A while ago I posted about this fantastic musical event being held in Bulawayo to celebrate the five large carnivores. The project has been two years in the making, involving 10 local schools and over 500 children, and the first performance of the song was just spectacular!
The event was officially opened by the Mayor of Bulawayo and the British and Australian Ambassadors to Zimbabwe also attended.
All agreed it was a perfect way to raise awareness of the animals, as well enhancing the music ability of the children, and the capacity of their music teachers.
Sadly, the project is almost over in Zimbabwe, with a final all encompassing afternoon event planned for the Intwasa Festival where the poetry and art submitted by children over the last 18months will be displayed and performed, a choral version of the music performed and visiting experts will give talks to the public about the five species.
But, fortunately, it wont end there! There is now a performance of the music planned for October in the UK, being organized by the Range Wide Programme for cheetah and wild dog conservation. We are hoping all this will help to raise the profile of these two unique species – something they very much need and deserve.
Full credit for all of this goes to Dr Netty Purchase, Southern African coordinator of the Range Wide Program, an incredibly energetic and resourceful person.
Have a look at this link on YouTube for a short video of the Song of the Carnivores…
Sorry I’ve been quiet for a while. I’ve been at a wild dog symposium in Namibia and only just back. On the way back I stayed the night in Bulawayo and had the great privilege to attend a rehearsal of a fantastic performance being put on at the Bulawayo Music Festival on Thursday. This is an initiative called Song of the Carnivores – and is the culmination of months of hard work by a fantastic team of people.
The Rangewide Program for cheetah and wild dog in southern Africa, the Bulawayo Academy of Music and the British Council have teamed up to help produce an amazing musical extravanganza. Involving 500 children from Bulawayo, the Song of the Carnivores is a half an hour piece of music, composed and organised by composer Richard Sisson and sung by local school kids, which captures the characters of all the five large carnivore species in Zimbabwe.
At the rehearsal I went to, seeing the song, with it’s beautiful lyrics, sung by hundreds of students actually brought tears to my eyes. The lyrics and composition are spectacular and the whole program has had incredible education benefits to all students involved.
So if anyone is in Bulawayo on Thursday, you absolutely must go and see this performance. And even if you aren’t in Bulawayo – make a plan to get there! It will be the highlight of your year! It’s at the Large City Hall in Bulawayo at 5:00pm on Thursday 24th and costs only $2. It’s a must-see and all part of the Zimbabwean carnivore conservation effort.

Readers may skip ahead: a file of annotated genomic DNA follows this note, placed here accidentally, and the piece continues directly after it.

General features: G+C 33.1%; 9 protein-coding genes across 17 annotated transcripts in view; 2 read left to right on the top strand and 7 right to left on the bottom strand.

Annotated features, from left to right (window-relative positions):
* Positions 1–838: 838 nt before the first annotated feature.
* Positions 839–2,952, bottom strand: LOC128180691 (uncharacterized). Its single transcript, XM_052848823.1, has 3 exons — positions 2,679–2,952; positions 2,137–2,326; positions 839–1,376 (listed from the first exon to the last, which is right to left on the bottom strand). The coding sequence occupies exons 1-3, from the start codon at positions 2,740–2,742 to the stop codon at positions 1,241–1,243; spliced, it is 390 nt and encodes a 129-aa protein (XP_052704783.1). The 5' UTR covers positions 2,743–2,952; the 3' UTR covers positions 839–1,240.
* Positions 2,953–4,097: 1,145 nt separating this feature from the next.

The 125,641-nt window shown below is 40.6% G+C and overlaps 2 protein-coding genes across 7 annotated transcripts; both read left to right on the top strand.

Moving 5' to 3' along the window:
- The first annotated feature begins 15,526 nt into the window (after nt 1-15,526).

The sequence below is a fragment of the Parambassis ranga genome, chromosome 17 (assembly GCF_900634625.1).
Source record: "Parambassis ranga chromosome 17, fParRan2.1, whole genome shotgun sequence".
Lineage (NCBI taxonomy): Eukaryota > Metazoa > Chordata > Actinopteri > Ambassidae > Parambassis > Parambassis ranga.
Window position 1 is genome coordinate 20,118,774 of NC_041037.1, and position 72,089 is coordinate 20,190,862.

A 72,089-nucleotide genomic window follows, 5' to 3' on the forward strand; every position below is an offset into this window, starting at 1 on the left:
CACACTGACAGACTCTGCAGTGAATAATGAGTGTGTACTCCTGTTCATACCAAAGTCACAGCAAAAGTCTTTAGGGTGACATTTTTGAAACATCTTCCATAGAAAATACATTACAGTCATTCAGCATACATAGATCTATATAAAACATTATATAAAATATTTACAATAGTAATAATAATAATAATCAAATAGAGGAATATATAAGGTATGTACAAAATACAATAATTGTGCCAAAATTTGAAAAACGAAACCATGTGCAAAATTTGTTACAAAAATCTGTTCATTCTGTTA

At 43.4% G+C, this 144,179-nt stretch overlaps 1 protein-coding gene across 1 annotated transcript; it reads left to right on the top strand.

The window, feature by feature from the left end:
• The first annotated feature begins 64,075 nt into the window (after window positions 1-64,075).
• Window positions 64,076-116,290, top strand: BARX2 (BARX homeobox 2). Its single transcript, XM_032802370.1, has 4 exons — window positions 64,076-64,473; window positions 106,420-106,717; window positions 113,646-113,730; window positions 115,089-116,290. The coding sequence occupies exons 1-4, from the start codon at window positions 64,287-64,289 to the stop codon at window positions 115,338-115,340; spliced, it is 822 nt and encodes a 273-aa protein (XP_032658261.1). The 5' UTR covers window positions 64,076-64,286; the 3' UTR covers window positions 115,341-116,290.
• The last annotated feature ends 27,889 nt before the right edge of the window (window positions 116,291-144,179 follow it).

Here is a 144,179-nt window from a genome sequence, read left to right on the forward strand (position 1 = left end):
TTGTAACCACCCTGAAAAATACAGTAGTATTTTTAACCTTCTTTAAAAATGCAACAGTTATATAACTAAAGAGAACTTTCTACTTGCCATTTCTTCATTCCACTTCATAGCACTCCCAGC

More on it after the event.
As I mentioned in the last post, I recently went to Bulawayo to give a lecture, but in addition to that several talks had been arranged for me to give at different schools – both primary and secondary – around Bulawayo. At the risk of being boring, the topic was, of course, wild dogs!
The secondary schools got a relatively informative presentation, and I was impressed by the interest and questions afterwards, which showed a good understanding of the topic and a keen interest.
The primary schools were a little more daunting – what on earth do you do with 600+ children from 4 years old upwards?!
Well, after talking to them briefly about what wild dogs were, we soon got them up and about, with 1 being an impala and then ‘packs’ of 1, 3 or 10 ‘wild dogs’ trying to catch the impala, to teach them about the benefits of cooperative hunting. We also played other games with groups of boys and girls making packs, and then having to split up into single sex groups and run around until we shouted stop, at which point they had to quickly try to find a group of the other sex…. the mechanism (sort of!) by which wild dogs disperse and form new packs. It was all a lot of fun and the kids were wildly enthusiastic.
Altogether we spoke to about 11 different schools, and I hope that those students will not forget what a special animal the wild dog is. I must add my thanks to Netty Purchase and Phumizile Sibanda for organizing it all, and to Alliance Francaise for funding the program.
I just got back from a few days in Bulawayo where I had a hectic schedule talking to schools and giving a lecture. Netty Purchase, the range-wide coordinator for cheetah and wild dog in southern Africa, together with the Alliance Francaise have organized an amazing collection of events about carnivores, under the umbrella of ‘The Song of the Carnivores’. Last week it was wild dog week, and I was invited to give the wild dog lecture as part of a series on “dispelling the myths” of large carnivores.
My topic was “Dispelling the myths that wild dogs are cruel hunters that decimate prey populations”. It was an evening lecture with a great turnout and very positive feedback, and I hope it’s done a little bit to help people see through traditional prejudices and realize what incredible animals wild dogs are. Even people who were known not to be too keen on wild dogs were heard muttering “it almost makes you love them”!!
Excitingly, this initiative has gained so much support and enthusiasm, it may be adopted in several other countries in southern Africa, which is just great. The whole project includes music, poetry, art and these lecture series, involving hundreds of schools and individuals in Zimbabwe.
Here I am just after the lecture with Netty (far right) and Phumizile Sibanda (sec0nd from right) who will be giving the leopard talk next month. Such a great initiative and it is a privilge to be part of it.